Bulldog3

Bulldog4 If you look closely at the alignment of the metal band on the shank with the band on the stem you will see how it is underturned and how the band on the shank is slightly corroded next to the shank.Bulldog5

Bulldog6 The close up of the bowl shows the constricted airway at the bottom of the bowl on the back side. Too me it looked to be almost plugged with tars and would not be too difficult to open.Bulldog7 I unscrewed the stem from the shank to look at the internals. I have found that pipes with the metal fitment in the shank are generally quite dirty on the other side of the metal mortise and take some work to clean. This pipe was no exception. I tapped the metal end against my desk top and a lot of chunks of tar fell out on the desk top. The stinger was inserted into the threaded tenon and also was quite dirty and the slots in it were also restricted with buildup.Bulldog8 I heated the tenon and stinger with the flame of the lighter hoping to loosen the tenon in the shank and straighten the fit in the shank. I heated it until the stem itself was warm and the metal tenon did not budge. I was able to remove the stinger for cleaning.Bulldog9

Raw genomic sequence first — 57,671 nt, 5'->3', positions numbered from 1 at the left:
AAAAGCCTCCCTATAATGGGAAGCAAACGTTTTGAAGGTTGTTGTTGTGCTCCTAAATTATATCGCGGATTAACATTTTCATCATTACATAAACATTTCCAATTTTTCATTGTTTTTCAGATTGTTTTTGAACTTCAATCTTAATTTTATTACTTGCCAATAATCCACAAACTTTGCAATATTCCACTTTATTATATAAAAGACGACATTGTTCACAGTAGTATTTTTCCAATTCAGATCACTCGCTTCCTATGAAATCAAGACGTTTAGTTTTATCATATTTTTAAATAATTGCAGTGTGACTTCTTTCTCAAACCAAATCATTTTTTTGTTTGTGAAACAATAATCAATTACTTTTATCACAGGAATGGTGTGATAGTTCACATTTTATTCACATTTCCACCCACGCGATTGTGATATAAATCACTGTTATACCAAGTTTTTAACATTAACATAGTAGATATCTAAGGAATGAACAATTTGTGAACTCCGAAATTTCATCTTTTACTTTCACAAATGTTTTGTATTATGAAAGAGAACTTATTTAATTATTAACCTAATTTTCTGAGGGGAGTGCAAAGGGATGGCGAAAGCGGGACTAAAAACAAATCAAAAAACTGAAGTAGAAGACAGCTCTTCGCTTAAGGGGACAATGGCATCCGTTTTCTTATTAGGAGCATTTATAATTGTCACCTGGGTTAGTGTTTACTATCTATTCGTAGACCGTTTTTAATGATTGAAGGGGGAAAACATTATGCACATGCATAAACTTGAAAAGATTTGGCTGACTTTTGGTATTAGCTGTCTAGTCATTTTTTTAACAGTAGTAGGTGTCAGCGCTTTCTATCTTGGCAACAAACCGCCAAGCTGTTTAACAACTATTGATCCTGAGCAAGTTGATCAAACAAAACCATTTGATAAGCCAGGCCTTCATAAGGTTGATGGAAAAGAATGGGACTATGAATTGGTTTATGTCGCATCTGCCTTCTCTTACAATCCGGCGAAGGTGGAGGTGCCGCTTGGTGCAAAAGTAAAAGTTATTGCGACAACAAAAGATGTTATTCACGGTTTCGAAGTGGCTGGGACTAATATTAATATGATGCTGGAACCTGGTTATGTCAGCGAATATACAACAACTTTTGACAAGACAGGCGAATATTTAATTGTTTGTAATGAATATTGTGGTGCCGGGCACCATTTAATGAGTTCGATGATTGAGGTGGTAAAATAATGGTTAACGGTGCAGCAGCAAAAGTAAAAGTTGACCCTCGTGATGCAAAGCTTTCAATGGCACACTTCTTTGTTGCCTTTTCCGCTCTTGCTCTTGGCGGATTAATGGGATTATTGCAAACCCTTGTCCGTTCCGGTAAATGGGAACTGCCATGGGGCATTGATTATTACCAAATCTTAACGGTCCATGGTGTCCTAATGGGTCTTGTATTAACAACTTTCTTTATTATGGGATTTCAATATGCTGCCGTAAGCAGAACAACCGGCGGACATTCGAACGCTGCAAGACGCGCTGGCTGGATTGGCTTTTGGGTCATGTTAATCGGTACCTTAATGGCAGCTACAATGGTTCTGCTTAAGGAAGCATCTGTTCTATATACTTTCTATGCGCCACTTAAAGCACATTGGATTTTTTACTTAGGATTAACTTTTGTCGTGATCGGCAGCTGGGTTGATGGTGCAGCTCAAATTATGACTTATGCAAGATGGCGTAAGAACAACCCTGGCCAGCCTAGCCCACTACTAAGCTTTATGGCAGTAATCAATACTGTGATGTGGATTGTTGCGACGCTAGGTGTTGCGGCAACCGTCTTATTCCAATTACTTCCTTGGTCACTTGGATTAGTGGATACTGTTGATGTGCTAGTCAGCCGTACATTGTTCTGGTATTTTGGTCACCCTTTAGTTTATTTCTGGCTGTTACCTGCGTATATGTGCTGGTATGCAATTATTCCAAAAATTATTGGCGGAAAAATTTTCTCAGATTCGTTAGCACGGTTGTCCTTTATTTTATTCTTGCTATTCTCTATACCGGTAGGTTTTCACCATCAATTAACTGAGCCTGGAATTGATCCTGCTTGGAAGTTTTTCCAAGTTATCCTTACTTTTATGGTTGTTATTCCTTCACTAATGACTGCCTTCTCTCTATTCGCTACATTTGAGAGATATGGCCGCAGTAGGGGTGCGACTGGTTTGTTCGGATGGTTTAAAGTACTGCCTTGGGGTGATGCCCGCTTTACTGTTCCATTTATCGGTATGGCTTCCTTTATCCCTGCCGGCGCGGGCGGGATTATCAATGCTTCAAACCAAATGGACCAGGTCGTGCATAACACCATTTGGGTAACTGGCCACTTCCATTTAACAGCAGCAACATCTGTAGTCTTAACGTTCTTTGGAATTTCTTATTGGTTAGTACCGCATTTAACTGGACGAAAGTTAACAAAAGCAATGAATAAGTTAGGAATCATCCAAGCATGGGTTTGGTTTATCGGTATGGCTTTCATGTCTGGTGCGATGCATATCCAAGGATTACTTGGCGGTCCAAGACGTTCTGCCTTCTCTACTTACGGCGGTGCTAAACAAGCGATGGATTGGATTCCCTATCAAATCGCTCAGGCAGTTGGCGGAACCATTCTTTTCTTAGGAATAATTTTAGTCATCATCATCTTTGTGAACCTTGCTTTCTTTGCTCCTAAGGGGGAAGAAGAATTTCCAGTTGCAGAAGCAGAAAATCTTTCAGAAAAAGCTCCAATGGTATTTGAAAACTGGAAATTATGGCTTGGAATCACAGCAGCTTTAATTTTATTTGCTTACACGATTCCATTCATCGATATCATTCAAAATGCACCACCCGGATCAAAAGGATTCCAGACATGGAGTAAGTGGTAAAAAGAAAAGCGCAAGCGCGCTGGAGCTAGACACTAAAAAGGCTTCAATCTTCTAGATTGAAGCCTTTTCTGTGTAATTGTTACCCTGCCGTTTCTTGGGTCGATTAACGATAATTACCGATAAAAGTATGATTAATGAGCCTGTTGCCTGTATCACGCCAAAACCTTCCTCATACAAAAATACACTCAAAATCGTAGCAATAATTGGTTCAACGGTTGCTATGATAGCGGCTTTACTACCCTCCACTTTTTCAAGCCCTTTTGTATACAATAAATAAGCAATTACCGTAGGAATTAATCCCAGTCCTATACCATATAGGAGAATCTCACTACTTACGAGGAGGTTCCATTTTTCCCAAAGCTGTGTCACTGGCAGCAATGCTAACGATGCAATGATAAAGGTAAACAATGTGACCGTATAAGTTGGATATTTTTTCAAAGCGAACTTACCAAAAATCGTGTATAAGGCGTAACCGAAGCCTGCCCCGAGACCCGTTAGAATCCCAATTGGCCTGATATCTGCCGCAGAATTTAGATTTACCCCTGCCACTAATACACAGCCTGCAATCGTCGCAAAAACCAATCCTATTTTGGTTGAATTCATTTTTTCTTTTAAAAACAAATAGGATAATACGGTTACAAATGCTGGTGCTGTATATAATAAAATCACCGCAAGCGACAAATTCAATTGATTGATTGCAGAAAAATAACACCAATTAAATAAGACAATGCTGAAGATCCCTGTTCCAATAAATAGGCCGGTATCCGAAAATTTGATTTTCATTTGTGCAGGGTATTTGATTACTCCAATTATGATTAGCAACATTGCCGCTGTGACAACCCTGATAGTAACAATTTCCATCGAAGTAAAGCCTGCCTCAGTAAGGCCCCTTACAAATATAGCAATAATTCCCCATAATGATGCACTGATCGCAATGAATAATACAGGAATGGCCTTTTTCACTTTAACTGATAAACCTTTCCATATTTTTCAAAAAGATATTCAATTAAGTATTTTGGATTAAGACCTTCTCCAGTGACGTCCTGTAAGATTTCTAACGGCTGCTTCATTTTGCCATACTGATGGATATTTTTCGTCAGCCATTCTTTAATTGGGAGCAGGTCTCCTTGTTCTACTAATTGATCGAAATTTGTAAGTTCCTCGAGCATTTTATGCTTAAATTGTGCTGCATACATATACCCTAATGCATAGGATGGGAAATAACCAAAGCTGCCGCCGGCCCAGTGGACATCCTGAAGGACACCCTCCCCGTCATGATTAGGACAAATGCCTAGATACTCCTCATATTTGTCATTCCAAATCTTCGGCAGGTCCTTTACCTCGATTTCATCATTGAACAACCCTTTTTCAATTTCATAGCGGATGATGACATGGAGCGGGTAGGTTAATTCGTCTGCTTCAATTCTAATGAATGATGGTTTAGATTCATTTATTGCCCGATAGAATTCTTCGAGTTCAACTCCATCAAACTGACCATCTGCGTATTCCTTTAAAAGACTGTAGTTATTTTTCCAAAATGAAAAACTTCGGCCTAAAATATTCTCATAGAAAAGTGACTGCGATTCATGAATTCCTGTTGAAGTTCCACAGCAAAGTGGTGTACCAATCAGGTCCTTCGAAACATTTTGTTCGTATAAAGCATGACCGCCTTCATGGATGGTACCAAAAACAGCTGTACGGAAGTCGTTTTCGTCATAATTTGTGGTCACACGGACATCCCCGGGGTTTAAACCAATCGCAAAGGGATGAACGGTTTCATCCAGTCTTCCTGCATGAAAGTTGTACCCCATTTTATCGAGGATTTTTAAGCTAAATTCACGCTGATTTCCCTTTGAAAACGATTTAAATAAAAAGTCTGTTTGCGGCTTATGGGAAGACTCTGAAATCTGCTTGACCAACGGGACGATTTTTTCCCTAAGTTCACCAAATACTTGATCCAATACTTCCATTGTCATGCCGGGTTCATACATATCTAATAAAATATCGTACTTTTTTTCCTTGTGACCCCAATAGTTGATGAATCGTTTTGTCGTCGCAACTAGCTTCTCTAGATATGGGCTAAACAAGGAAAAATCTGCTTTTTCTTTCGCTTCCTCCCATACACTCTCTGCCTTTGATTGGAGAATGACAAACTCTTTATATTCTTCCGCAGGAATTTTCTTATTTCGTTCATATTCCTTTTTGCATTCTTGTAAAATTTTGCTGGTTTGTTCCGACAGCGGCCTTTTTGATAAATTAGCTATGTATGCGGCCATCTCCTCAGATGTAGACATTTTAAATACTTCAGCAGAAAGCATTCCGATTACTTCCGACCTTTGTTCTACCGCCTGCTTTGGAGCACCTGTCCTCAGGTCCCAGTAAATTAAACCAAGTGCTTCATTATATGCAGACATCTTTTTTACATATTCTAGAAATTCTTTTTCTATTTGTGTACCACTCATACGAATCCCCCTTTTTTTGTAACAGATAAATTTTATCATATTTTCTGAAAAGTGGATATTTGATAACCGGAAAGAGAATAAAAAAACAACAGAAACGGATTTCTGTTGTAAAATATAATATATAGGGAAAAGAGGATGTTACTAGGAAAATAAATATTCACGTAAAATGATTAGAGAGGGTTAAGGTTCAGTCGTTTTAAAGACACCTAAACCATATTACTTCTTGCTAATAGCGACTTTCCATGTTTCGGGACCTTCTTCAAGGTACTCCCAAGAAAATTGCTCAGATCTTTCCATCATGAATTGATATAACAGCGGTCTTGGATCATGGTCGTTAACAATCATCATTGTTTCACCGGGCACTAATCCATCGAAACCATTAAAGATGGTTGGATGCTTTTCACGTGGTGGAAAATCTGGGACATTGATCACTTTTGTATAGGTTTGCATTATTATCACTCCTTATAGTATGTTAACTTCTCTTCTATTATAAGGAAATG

Bulldog10 I examined the tenon insert in the stem (probably should have done this first). I found that the metal plate that acted as a stem adornment and the tenon were integrated into one piece and no amount of heating would ever loosen the tenon from the shank. I had to come up with another solution. I screwed the stem back on the pipe and set it aside to contemplate my course of action. I thought of adding a thin plate of Lucite or briar between the stem adornment and the shank adornment but decided against that. I let it sit for a while and worked on the stem.